carlypro

All my life I have been a planner.  I was always the child who had their homework done on time, who had everything they needed with them, who saw all the detail in a situation and kept others organised.

As a teenager, before a family holiday to Disney World, I even read a guidebook and created a detailed plan of exactly which order to go on the rides and attractions in order to minimize queuing and make the most of the day!

I didn’t like the feeling when things were out of control, and planning became a way to combat that.

As I got older I learned to relax a bit and accept that life doesn’t always go according to plan, but sometimes the desire to find control through planning can still kick in.

Proverbs 3:5-6 instructs us: “Trust in the Lord with all your heart; do not depend on your own understanding.  Seek his will in all you do, and he will show you which path to take.”

I have learned to trust God, but I struggle to trust him with all my heart.  It is easy to divide my trust between God and my own planning.

I realised last year that this was an issue.  Part of my work is organising camps and events for young people and it was becoming increasingly stressful.  The week leading up to an event would be filled with sleepless nights, while the days would be a frantic flurry of photocopying, of thinking up wet weather alternatives and creating back-up plans for every eventuality in case other people didn’t do what they were meant to do.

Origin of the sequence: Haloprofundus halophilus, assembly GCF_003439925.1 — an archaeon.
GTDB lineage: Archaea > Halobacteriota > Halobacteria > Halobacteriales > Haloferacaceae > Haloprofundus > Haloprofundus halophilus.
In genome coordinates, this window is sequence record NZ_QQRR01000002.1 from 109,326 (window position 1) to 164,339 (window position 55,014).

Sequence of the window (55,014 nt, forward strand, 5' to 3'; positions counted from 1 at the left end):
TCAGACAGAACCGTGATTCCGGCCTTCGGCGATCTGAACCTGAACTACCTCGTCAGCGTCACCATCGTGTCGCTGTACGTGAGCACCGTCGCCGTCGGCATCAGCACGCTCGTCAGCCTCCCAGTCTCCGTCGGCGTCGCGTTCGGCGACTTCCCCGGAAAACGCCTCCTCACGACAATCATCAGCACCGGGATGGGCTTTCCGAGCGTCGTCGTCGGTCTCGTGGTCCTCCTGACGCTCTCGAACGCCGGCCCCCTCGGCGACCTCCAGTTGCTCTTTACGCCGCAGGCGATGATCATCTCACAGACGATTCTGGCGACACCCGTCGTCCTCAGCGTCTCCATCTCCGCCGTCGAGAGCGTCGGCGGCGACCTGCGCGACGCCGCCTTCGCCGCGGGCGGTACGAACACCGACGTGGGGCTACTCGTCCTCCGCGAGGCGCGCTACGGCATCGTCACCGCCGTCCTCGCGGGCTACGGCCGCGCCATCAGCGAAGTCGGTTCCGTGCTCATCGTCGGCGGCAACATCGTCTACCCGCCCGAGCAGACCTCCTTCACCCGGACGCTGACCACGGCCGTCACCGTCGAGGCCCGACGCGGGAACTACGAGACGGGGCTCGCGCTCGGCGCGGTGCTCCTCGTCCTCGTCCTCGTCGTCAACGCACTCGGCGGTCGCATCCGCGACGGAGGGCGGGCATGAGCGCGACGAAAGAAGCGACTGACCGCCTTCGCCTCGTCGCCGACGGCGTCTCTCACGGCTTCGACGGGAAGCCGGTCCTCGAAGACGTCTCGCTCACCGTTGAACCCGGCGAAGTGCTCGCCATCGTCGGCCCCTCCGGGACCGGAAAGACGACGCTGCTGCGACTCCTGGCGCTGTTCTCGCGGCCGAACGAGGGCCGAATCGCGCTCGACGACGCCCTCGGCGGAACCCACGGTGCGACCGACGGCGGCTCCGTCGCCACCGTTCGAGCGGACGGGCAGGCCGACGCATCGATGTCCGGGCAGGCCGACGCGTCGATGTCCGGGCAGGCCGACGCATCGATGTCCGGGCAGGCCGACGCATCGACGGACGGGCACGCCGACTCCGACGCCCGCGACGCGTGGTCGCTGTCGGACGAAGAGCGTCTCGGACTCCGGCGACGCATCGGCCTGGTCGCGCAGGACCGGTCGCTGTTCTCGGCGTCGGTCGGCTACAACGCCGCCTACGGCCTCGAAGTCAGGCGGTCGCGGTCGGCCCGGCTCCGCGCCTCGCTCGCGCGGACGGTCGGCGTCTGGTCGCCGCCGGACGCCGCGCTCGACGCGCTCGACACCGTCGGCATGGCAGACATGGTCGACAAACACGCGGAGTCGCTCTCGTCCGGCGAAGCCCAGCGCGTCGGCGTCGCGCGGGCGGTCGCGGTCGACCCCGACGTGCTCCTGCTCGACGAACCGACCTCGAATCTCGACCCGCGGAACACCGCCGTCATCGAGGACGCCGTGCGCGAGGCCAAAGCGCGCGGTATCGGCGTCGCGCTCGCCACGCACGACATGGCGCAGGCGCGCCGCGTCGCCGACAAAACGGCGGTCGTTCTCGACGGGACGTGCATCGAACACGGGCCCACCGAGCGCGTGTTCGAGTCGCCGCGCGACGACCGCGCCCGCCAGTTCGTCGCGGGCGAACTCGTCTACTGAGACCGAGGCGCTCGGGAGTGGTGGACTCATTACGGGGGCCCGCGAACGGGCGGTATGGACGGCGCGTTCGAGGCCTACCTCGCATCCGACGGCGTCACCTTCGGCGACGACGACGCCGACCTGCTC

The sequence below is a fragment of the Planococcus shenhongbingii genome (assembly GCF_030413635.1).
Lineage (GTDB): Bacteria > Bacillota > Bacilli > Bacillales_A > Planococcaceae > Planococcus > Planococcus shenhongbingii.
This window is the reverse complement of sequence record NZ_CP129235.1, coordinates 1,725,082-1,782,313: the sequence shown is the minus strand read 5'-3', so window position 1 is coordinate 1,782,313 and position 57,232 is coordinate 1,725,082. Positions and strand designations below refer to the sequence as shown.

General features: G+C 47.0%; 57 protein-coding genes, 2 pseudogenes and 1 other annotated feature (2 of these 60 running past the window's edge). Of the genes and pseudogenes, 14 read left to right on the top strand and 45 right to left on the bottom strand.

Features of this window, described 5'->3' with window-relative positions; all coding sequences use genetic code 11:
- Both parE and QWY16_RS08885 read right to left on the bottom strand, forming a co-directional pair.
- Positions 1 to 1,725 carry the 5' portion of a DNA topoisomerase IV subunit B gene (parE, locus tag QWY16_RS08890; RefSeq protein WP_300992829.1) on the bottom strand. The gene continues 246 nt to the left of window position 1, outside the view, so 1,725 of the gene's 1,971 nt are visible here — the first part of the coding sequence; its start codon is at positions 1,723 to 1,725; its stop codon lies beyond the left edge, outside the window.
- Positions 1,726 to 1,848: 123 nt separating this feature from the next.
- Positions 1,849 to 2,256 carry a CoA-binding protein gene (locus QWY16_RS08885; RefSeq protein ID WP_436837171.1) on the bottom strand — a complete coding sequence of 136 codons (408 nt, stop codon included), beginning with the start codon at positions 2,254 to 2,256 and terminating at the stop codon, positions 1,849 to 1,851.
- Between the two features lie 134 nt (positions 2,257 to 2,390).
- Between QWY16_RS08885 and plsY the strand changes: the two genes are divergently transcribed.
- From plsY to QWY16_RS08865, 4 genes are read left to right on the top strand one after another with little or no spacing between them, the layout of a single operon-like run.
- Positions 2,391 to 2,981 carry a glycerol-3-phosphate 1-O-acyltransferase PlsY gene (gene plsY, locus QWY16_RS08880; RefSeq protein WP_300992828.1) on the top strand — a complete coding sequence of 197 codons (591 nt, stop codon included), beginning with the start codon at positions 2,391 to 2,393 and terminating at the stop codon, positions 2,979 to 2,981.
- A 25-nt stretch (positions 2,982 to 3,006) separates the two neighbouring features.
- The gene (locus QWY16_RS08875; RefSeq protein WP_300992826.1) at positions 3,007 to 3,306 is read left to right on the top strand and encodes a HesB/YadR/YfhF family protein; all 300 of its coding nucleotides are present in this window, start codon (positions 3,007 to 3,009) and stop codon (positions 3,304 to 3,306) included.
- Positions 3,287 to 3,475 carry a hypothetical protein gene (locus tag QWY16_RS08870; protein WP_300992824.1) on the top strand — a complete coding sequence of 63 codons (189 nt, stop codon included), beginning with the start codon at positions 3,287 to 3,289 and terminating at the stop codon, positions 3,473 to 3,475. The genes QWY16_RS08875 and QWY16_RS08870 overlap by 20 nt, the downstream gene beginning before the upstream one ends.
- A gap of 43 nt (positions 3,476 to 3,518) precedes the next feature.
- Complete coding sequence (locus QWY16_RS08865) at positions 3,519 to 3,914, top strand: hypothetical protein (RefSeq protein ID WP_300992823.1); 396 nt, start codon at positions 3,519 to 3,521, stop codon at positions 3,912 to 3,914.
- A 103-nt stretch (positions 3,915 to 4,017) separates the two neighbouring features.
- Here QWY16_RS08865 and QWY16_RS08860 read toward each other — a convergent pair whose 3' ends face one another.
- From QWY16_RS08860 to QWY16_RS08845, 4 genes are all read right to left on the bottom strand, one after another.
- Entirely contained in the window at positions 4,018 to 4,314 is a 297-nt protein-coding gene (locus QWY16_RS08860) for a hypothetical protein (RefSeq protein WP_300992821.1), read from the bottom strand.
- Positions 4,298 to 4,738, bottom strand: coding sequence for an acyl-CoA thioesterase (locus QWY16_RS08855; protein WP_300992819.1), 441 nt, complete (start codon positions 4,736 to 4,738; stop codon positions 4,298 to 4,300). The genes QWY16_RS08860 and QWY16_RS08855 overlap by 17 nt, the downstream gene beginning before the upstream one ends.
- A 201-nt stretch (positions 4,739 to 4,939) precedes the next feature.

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I’d have said I was trusting God, but really I was relying far too much on my own planning and that was the root of the stress.  The worst thing was that other people were beginning to rely on me for everything too, which only added to the pressure.

Fortunately God had a plan to address this.

Part 1 of the plan was that I forgot something for an event, which I realise is not as earth-shattering as it seemed at the time.  I couldn’t understand how it had happened but I’m convinced that God was behind it.  I had written a list of everything we needed and triple-checked it.  It seemed impossible that I could have forgotten something, especially something obvious and important.

It was embarrassing and it was an inconvenience to sort out, but God definitely worked it for good.  It showed me, and others, that I was not invincible, I learned that others would show me grace, and I realised that we could deal with the situation and it wasn’t the end of the world.